In her latest column for BBC Sport Wales, Wales Women's captain Jess Fishlock, who is on loan to Glasgow City from Seattle Reign, looks forward to the next World Cup qualifier against England and reflects on changing media attitudes to the sport.
It was great to get off to a winning start in our World Cup qualifying campaign against Belarus.
We failed to win at the beginning of our Euro campaign and we were fighting a battle then for the remainder of the campaign.
We would have hoped to have scored more goals.
Belarus were always going to just park the bus and we were going to have to break them down and we don't tend to play a lot of teams where we have so much possession.
But we were in total control of the game for the whole 90 minutes, and now we're looking forward to playing England on 26 October.
They've started off their campaign really well which I think they were always going to do, coming back after the disappointment of the Euros.
England are going to feel that they have a point to prove so it's probably the toughest time to play them right now,
I've played against a lot of the girls over the last few years and a lot of the other Welsh girls have too in the Women's Super League. That probably gives us a little bit of confidence because they're not unknown, we know they're good players.
The pressure will be on them. They're top seeds so if you look at it from that point of view they should probably win.
We're going to be away from home, it's going to be an England crowd, and we want to take points off them - whether that's a draw or that's a win.
But we have to be realistic, we're going to go there, we're going to play our game and I firmly believe we can take some points off them.
Women's football is getting quite a lot of media coverage now compared to what it used to get.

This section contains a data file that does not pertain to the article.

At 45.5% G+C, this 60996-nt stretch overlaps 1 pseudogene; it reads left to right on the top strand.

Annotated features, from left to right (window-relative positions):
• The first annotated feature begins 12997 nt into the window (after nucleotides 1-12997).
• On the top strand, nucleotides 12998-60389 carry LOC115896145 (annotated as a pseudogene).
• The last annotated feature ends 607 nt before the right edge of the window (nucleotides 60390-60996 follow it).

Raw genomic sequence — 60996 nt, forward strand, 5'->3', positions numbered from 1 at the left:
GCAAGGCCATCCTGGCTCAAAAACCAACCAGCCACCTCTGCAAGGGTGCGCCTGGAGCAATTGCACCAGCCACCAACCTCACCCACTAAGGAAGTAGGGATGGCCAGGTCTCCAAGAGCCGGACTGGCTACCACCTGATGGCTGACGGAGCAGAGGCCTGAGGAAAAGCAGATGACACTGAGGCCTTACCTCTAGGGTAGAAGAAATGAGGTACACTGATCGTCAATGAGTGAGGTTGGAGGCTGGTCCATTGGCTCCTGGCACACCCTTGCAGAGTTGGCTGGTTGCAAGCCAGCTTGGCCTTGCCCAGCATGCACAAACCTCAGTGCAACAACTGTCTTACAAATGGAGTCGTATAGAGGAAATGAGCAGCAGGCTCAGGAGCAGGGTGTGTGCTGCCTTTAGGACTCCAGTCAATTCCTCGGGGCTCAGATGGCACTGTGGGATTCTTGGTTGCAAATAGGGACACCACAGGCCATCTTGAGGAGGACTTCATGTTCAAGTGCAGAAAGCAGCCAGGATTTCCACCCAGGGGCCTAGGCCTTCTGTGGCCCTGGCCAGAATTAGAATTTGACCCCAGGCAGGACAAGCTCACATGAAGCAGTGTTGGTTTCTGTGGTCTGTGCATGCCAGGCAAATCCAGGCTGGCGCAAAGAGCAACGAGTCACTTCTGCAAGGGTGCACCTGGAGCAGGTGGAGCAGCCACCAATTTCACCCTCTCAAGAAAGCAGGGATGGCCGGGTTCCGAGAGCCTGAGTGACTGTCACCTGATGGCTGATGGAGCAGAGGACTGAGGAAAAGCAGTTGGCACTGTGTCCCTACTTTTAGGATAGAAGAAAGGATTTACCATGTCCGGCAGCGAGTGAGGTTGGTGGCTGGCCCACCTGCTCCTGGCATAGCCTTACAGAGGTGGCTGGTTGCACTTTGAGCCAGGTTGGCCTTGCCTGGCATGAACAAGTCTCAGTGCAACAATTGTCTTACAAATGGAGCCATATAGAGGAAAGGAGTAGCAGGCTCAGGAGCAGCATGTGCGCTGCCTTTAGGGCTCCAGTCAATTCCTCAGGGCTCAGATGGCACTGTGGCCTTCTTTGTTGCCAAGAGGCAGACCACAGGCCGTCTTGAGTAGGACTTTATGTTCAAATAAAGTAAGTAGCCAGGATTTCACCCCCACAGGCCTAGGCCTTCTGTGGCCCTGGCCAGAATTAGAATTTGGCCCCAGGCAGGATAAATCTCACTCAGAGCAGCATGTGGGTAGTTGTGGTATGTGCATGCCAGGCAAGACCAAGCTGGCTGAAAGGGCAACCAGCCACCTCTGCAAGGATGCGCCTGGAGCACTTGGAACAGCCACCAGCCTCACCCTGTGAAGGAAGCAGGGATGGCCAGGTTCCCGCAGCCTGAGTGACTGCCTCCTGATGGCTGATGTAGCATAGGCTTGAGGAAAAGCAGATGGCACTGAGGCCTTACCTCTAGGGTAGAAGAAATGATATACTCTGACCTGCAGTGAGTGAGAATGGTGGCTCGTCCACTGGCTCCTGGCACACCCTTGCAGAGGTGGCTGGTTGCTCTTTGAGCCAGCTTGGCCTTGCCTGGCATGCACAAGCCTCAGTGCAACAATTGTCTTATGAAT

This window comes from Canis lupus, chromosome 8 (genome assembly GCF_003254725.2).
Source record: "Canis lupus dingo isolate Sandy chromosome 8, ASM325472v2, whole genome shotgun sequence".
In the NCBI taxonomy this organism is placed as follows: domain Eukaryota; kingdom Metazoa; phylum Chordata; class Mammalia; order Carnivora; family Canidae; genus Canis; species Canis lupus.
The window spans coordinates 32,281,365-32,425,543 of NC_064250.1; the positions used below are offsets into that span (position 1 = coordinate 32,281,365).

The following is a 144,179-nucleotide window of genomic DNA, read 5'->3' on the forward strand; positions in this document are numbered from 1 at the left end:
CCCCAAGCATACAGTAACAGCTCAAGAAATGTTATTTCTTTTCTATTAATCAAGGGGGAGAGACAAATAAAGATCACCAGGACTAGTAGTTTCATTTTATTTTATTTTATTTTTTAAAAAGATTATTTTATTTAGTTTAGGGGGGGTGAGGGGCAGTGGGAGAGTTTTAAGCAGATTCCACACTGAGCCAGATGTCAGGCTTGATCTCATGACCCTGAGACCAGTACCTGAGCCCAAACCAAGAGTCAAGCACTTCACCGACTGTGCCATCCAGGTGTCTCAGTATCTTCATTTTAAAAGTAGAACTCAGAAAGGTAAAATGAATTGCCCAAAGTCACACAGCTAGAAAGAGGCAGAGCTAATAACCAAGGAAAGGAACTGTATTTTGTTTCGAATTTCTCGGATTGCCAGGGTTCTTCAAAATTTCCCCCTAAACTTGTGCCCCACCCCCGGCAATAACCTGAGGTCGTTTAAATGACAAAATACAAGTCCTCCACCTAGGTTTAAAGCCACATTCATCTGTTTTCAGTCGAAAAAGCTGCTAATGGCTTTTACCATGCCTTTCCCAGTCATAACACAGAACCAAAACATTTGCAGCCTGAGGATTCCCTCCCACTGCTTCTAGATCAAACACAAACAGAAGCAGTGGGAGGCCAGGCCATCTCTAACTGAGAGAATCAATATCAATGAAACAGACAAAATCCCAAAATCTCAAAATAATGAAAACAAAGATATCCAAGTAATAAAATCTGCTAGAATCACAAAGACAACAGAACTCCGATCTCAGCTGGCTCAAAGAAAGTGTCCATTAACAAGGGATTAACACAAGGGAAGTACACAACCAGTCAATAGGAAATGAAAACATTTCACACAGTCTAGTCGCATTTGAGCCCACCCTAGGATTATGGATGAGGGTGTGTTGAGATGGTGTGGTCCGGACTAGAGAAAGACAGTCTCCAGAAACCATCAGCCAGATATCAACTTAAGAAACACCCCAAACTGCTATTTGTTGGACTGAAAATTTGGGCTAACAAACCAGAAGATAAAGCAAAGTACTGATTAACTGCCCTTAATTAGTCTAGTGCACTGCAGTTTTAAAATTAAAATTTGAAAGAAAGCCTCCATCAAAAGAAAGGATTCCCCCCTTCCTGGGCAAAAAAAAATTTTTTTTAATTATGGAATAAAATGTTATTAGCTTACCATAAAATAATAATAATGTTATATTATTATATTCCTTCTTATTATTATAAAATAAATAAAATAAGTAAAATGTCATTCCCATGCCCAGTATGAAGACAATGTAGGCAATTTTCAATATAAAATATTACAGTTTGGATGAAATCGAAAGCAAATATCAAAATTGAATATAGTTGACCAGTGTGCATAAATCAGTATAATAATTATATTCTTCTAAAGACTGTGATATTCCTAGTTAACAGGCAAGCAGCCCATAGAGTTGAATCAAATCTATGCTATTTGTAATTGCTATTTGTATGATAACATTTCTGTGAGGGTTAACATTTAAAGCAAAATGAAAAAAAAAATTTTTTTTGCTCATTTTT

The Euros were on the BBC and England's games are all covered. The reason the sport is getting bigger is that when people watch it, they really like it.
We don't want the media to be always chirpy and always positive, positive, positive.
Because at the end of the day this is elite sport and so if teams and players don't play well then it should be normal for the media to say so.
You don't see the media tip-toeing around the men's national sides.
And that was kind of good to see at the Euros. England didn't do very well and there was true reporting.
Because even though England didn't do as well as they would have liked, it doesn't mean that things are going away because actually more people want to watch them because they know they can do a lot better.
It's something I've seen in America. The way they report is straight to the point, and very honest whether it was a good thing or a bad thing.
We (Seattle Reign) went through a nine-game losing streak and quite frankly sometimes you didn't want to look at the media side of it because it was quite hard to read.
But it was the truth and that's the elite level. You get the coverage you deserve and you get people's opinions and then you have to learn to deal with them and that then takes the sport to another level again.
People are not used to watching women's football live on TV, that was why it was such a success at the Olympics.
People watched it and it realised it was something they could support. They get familiar with the team and the players become role models. That's when fans go and watch it live - they want to see their role models.
We want the broader fans, the teenagers, the 20-to-30 year-olds because they are the ones that will always be there and provide the income and then that's where you grow.
People still compare women's football with men's football and you just can't, because it's just a completely different game. You almost have to view it as a different sport, really, which I know to people sounds a little bit weird, but that's what you have to do.
The men's game is always going to be faster, it's always going to be stronger because of men's physical attributes.
But if you look at women's sports where it is successful, and has a lot of backing and a lot of media coverage, whether it's in Europe or in America, it's because they view it differently and separately entirely to the men's game.
They accept it for what it is, and then people realise that it's actually really good and that's how they build on it.
Jess Fishlock was talking to BBC Wales Sport's Richard Williams.